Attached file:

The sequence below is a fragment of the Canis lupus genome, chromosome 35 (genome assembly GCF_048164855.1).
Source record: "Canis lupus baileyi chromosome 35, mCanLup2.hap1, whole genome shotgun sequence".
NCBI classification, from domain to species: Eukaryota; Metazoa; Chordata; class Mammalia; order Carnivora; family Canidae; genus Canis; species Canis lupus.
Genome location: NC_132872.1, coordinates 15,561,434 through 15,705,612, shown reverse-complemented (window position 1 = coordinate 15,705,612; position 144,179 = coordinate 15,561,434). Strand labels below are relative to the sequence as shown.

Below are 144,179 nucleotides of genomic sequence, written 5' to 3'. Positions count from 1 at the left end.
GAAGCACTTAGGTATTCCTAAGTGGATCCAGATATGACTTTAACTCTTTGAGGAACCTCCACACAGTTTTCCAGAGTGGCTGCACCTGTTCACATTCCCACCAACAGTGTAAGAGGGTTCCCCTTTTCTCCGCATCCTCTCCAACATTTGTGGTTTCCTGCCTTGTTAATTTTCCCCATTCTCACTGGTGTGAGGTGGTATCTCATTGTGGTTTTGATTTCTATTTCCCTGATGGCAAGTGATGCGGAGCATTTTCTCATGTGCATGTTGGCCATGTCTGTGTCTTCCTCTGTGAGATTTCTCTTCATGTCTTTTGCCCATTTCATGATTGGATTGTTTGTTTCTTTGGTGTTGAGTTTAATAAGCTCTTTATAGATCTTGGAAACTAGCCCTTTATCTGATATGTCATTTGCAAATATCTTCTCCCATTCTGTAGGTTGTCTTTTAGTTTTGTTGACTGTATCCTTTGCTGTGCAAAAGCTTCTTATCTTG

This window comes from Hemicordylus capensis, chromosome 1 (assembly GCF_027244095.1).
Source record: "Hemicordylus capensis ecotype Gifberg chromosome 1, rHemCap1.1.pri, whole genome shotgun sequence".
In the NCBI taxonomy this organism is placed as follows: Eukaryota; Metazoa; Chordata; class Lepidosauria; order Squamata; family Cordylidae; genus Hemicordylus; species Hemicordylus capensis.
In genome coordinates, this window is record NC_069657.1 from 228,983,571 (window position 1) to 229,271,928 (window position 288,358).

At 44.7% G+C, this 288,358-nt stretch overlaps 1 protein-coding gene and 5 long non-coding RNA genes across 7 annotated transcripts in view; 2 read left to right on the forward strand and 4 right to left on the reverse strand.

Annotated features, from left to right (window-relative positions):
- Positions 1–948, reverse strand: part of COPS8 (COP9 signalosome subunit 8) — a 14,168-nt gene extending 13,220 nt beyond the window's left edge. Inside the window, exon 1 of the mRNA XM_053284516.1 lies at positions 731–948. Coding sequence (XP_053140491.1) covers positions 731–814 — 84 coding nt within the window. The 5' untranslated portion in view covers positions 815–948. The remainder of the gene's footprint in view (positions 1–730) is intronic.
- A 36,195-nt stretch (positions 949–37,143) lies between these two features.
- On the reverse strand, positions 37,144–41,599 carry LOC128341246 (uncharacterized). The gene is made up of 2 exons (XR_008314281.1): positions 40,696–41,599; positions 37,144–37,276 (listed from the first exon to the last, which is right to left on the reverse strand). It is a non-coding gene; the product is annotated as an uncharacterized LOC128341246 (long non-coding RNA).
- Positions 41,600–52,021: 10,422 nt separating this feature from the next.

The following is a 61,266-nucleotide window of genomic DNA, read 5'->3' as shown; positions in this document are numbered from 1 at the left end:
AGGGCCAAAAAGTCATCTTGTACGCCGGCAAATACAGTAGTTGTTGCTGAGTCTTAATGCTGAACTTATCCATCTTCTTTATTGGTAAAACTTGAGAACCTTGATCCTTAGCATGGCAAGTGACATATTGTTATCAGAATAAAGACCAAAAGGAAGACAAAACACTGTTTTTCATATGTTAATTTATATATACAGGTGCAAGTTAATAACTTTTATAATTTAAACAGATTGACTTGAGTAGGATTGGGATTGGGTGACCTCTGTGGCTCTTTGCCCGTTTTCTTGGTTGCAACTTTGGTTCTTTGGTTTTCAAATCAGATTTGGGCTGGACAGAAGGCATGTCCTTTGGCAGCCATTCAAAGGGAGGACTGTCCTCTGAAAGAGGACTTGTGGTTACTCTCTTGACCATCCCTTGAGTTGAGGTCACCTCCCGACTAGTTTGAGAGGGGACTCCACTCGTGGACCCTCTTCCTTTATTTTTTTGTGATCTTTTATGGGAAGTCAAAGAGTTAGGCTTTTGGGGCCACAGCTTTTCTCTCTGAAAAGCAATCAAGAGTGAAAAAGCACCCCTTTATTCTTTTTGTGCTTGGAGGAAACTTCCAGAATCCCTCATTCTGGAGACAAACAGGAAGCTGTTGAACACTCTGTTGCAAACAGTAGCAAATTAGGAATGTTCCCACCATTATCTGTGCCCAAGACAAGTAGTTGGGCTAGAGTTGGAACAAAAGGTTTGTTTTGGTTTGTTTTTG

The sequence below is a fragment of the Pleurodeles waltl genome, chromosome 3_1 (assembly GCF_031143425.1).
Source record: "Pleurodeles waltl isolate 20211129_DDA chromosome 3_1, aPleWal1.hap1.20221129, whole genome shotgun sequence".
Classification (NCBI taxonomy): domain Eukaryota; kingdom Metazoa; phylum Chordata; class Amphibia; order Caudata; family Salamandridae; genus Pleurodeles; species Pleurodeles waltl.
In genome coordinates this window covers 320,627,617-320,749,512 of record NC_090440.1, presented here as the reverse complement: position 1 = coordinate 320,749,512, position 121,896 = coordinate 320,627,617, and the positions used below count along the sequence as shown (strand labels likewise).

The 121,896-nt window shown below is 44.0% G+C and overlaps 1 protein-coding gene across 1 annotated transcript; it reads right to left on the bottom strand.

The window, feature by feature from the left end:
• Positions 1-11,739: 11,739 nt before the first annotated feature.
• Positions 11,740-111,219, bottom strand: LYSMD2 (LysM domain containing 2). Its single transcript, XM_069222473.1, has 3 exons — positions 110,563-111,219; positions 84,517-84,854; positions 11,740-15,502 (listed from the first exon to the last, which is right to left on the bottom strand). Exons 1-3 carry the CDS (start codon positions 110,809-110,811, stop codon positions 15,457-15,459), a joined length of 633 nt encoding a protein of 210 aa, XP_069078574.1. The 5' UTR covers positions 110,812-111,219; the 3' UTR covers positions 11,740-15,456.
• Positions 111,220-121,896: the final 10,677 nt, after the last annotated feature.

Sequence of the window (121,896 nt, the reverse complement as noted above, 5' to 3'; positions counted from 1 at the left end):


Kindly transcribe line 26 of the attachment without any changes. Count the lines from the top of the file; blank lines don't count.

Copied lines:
• Positions 11,740-111,219, bottom strand: LYSMD2 (LysM domain containing 2). Its single transcript, XM_069222473.1, has 3 exons — positions 110,563-111,219; positions 84,517-84,854; positions 11,740-15,502 (listed from the first exon to the last, which is right to left on the bottom strand). Exons 1-3 carry the CDS (start codon positions 110,809-110,811, stop codon positions 15,457-15,459), a joined length of 633 nt encoding a protein of 210 aa, XP_069078574.1. The 5' UTR covers positions 110,812-111,219; the 3' UTR covers positions 11,740-15,456.